How to Get Students to Play with Desmos

This week, my students were excited about math. They were excited about what they came up with. They were creative. They were asking each other questions and trying to figure out why things worked. That’s DESMOS’s fault. Here’s what happened:

My Advanced Algebra classes are starting a unit on “Families of Functions”, and I discovered earlier this week that they had NO idea what the graph of x^3 looked like. Wanting them to make sense of it, I leaned hard on Desmos and I was not disappointed.


Wednesday, we did a black box activity. Students got a sheet with many blank graphs and I displayed this Desmos graph.

black box power fcns.png

Starting with what they already know, I asked them to sketch the graph of 2x on the first blank graph. (Because I use Apple TV and Explain Everything to display from my iPad I get to walk around the room and peer over student’s shoulders this whole time.) Everyone drew a line. Lovely. I turn on the 2x graph, and we’re confirmed, that’s what it looks like. I mentioned briefly to make sure students had hit the origin, having noticed one or two kids had missed that on their papers.

Cool, okay, now draw x^2. No problem, we’d been talking about that a lot recently. I remind students that we’re not looking for perfection here, just one or two important points, and then then general shape of the graph. Most students drew a lovely parabola, and a couple needed reminding about the origin. I turn on the graph, and now my screen looks like: black-box-2x-xsqrd

We keep going like this, and students lose their minds when x^3 goes up. They had hypothesized that x^3 might look like a wider parabola, or a skinner one. One hypothesized it would be shifted up because, “all the numbers will be bigger”. In each period maybe 2-3 students guessed the correct shape of the graph. There was much discussion about “Why does it look like that?!” and we had great discussions as we went through with x^4 and x^5. Very quickly, I ended up playing this and students argued amongst themselves.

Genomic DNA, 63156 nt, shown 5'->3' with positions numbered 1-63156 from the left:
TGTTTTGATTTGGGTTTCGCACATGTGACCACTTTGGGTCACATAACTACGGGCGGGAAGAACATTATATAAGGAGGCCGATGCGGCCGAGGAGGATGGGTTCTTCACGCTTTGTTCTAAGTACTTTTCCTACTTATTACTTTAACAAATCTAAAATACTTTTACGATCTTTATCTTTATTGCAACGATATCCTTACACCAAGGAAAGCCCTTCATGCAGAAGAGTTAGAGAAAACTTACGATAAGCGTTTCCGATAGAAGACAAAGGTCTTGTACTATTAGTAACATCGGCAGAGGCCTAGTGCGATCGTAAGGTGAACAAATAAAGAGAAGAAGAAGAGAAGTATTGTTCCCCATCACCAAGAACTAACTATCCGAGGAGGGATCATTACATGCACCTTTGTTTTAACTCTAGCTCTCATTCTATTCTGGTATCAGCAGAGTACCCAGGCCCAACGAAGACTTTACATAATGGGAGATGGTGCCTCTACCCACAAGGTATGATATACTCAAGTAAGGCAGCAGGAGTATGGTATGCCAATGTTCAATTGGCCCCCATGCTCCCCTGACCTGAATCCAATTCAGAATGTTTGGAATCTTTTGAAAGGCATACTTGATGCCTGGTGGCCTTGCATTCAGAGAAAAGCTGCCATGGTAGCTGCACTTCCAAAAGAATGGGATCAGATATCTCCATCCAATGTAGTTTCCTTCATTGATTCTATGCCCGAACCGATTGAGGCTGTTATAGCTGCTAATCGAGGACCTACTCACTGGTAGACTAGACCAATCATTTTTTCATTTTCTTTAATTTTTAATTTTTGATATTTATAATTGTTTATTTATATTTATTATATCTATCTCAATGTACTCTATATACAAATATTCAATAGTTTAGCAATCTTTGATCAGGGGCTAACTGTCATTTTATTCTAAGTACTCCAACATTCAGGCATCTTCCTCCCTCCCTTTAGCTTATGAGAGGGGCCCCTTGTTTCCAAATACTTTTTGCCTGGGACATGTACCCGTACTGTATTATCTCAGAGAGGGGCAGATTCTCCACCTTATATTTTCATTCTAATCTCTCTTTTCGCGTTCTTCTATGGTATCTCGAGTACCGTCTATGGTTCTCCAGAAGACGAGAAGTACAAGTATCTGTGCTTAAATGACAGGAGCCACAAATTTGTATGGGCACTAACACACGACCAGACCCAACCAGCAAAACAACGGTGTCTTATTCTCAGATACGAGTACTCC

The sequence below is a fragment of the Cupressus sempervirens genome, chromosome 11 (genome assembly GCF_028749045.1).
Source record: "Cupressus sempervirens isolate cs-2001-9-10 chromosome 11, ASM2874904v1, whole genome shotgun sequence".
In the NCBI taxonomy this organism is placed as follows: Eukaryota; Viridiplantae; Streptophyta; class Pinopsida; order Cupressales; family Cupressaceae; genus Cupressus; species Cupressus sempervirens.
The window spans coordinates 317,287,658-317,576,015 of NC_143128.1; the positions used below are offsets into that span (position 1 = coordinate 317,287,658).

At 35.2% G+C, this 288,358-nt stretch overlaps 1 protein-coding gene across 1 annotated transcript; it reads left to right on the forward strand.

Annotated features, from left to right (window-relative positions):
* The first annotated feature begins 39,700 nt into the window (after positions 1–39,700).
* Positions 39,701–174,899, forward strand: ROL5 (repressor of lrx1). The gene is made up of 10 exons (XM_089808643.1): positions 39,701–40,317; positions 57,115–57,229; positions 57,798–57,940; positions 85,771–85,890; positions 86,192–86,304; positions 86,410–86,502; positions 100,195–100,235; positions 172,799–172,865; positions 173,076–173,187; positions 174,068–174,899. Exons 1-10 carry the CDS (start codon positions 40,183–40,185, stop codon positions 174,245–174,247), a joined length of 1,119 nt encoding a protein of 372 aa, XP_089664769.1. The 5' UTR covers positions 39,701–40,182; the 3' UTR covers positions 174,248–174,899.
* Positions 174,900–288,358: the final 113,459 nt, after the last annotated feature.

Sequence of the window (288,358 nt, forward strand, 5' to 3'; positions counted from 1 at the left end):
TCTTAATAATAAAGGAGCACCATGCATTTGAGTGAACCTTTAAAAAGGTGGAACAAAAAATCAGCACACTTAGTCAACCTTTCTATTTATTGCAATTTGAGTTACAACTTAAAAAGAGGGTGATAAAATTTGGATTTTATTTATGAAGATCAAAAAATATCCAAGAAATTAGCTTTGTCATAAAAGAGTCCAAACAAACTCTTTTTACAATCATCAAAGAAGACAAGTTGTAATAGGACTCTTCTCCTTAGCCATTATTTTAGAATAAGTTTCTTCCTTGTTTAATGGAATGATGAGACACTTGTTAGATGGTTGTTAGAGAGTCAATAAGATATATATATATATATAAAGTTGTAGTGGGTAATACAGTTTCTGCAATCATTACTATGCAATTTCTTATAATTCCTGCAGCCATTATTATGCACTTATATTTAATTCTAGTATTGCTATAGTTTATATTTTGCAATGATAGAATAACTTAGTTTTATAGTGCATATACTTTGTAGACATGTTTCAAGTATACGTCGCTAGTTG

It was lovely.


The next day, students came in and had a matching activity. I gave them these graphs, and equations, and had them cut them out and match them with NO technology.


Here’s the word doc so you can adjust to your liking:


Once they’re matched to the student’s satisfaction, they get to bust out a graphing calculator or a phone with Desmos to see if they’re correct.


Finally, students are asked to make conjectures based on the matching they’ve just done, and they did just what I wanted. All conjectures were to be of the form:

If an equation has ______, then the graph has ______.

Here are the most popular conjectures:

  • If an equation has an EVEN exponent, then the graph has a parabola. 
  • If an equation has an ODD exponent, then the graph has a twisty, schwoopy schwoop. [We decided “schwoopy schwoop” is what the x^3 graph was called. For those who care, it’s officially called a “cubic parabola”, which I had to look up and is way less fun to say than “schwoopy schwoop”]
  • If an equation has an x^x, then the graph has a starting point of (0, 1). 

Then I get to give my very favorite directions to students.

“Bad news, folks. Absolutely ALL of these conjectures are false. They’re true sometimes, but not all the time. I want you all to take out either a graphing calculator or Desmos and BREAK them. Prove to me these are false. BREAK THE CONJECTURES.” 

Students get super into it, right away. And man oh man did they not disappoint. I’m a moron and didn’t save everything they did, but here is what I remember of how they broke the conjectures. (Note: We spent a lot of time on the first one and not much on the last two just because we ran out of class time.)

  • If an equation has an EVEN exponent, then the graph has a parabola. 


And what’s great is that while the purple graph doesn’t look like a parabola, we were able to use desmos to zoom in and see that it does actually get “curvy”. Awesome. Mistakes are great. Desmos is fabulous.

Also, Look at the green one! That’s the absolute value graph! But it’s not! But it is!!! That’s so awesome! Figuring out why it works like that is flipping fabulous. 

  • If an equation has an ODD exponent, then the graph has a twisty, schwoopy schwoop. 

break x cubed.png

  • If an equation has an x^x, then the graph has a starting point of (0, 1). 


Bottom line – the way this activity worked, students were invited to play and they were invited to be creative. I love that. I was so proud of them and they were so excited. It was great to hear students “Ooh!”-ing and “Aah!”-ing over the graphs Desmos helped them create. They were constantly asking, “Why does it look like that?!” which is exactly the sort of thing I want happening in my classroom.

If you can improve on this, please tell me how. I already love it, but you’re all probably going to have lots of ideas for how it would be better. Or maybe how I can follow it up next week and keep building on this? Eh?

[Update: I should mention the structure of this activity was shown to me by Terry Wyberg at the University of Minnesota. Not sure where he stole it from. It’s called a “Type II”}

Author: Ms. P

Math Teacher in Minneapolis, MN.

2 thoughts on “How to Get Students to Play with Desmos”

  1. I really like your explanation on how to have students use Desmos in a classroom setting. I am a college student pursuing a teaching career in mathematics, and just recently discovered Desmos about two years ago. I really like your activity ideas for in the classroom to help students get a better grasp on graphing functions.


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